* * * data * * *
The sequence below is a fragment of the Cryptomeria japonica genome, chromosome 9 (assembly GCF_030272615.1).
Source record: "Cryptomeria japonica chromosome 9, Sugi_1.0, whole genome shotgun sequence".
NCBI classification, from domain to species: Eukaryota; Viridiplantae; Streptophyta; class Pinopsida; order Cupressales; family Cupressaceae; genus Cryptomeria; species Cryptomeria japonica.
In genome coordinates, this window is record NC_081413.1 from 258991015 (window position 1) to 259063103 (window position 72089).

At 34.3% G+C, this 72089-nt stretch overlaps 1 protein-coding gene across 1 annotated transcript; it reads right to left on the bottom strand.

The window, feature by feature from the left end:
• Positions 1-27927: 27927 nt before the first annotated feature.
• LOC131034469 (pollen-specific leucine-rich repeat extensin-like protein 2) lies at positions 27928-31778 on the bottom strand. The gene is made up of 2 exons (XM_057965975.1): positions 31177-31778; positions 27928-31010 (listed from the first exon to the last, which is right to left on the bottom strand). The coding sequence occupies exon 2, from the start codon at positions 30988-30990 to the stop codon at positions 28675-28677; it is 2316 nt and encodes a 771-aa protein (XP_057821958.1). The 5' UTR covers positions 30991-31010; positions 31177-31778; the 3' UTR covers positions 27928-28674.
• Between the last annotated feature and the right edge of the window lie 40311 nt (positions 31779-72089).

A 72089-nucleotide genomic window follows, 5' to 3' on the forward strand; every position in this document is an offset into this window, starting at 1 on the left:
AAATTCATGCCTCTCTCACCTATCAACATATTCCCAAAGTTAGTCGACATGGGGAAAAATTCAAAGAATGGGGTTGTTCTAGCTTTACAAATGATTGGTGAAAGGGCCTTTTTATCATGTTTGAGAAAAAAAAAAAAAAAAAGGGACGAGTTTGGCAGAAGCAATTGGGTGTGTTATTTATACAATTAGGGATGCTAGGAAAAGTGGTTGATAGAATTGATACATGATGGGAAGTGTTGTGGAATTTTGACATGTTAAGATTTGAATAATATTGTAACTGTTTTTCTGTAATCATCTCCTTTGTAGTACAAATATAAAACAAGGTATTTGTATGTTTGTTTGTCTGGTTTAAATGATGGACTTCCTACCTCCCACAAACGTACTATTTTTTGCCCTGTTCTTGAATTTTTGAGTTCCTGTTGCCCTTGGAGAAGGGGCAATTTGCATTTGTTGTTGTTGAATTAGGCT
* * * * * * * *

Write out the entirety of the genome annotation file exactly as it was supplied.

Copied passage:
The sequence below is a fragment of the Cryptomeria japonica genome, chromosome 9 (assembly GCF_030272615.1).
Source record: "Cryptomeria japonica chromosome 9, Sugi_1.0, whole genome shotgun sequence".
NCBI classification, from domain to species: Eukaryota; Viridiplantae; Streptophyta; class Pinopsida; order Cupressales; family Cupressaceae; genus Cryptomeria; species Cryptomeria japonica.
In genome coordinates, this window is record NC_081413.1 from 258991015 (window position 1) to 259063103 (window position 72089).

At 34.3% G+C, this 72089-nt stretch overlaps 1 protein-coding gene across 1 annotated transcript; it reads right to left on the bottom strand.

The window, feature by feature from the left end:
• Positions 1-27927: 27927 nt before the first annotated feature.
• LOC131034469 (pollen-specific leucine-rich repeat extensin-like protein 2) lies at positions 27928-31778 on the bottom strand. The gene is made up of 2 exons (XM_057965975.1): positions 31177-31778; positions 27928-31010 (listed from the first exon to the last, which is right to left on the bottom strand). The coding sequence occupies exon 2, from the start codon at positions 30988-30990 to the stop codon at positions 28675-28677; it is 2316 nt and encodes a 771-aa protein (XP_057821958.1). The 5' UTR covers positions 30991-31010; positions 31177-31778; the 3' UTR covers positions 27928-28674.
• Between the last annotated feature and the right edge of the window lie 40311 nt (positions 31779-72089).

A 72089-nucleotide genomic window follows, 5' to 3' on the forward strand; every position in this document is an offset into this window, starting at 1 on the left:
AAATTCATGCCTCTCTCACCTATCAACATATTCCCAAAGTTAGTCGACATGGGGAAAAATTCAAAGAATGGGGTTGTTCTAGCTTTACAAATGATTGGTGAAAGGGCCTTTTTATCATGTTTGAGAAAAAAAAAAAAAAAAAGGGACGAGTTTGGCAGAAGCAATTGGGTGTGTTATTTATACAATTAGGGATGCTAGGAAAAGTGGTTGATAGAATTGATACATGATGGGAAGTGTTGTGGAATTTTGACATGTTAAGATTTGAATAATATTGTAACTGTTTTTCTGTAATCATCTCCTTTGTAGTACAAATATAAAACAAGGTATTTGTATGTTTGTTTGTCTGGTTTAAATGATGGACTTCCTACCTCCCACAAACGTACTATTTTTTGCCCTGTTCTTGAATTTTTGAGTTCCTGTTGCCCTTGGAGAAGGGGCAATTTGCATTTGTTGTTGTTGAATTAGGCT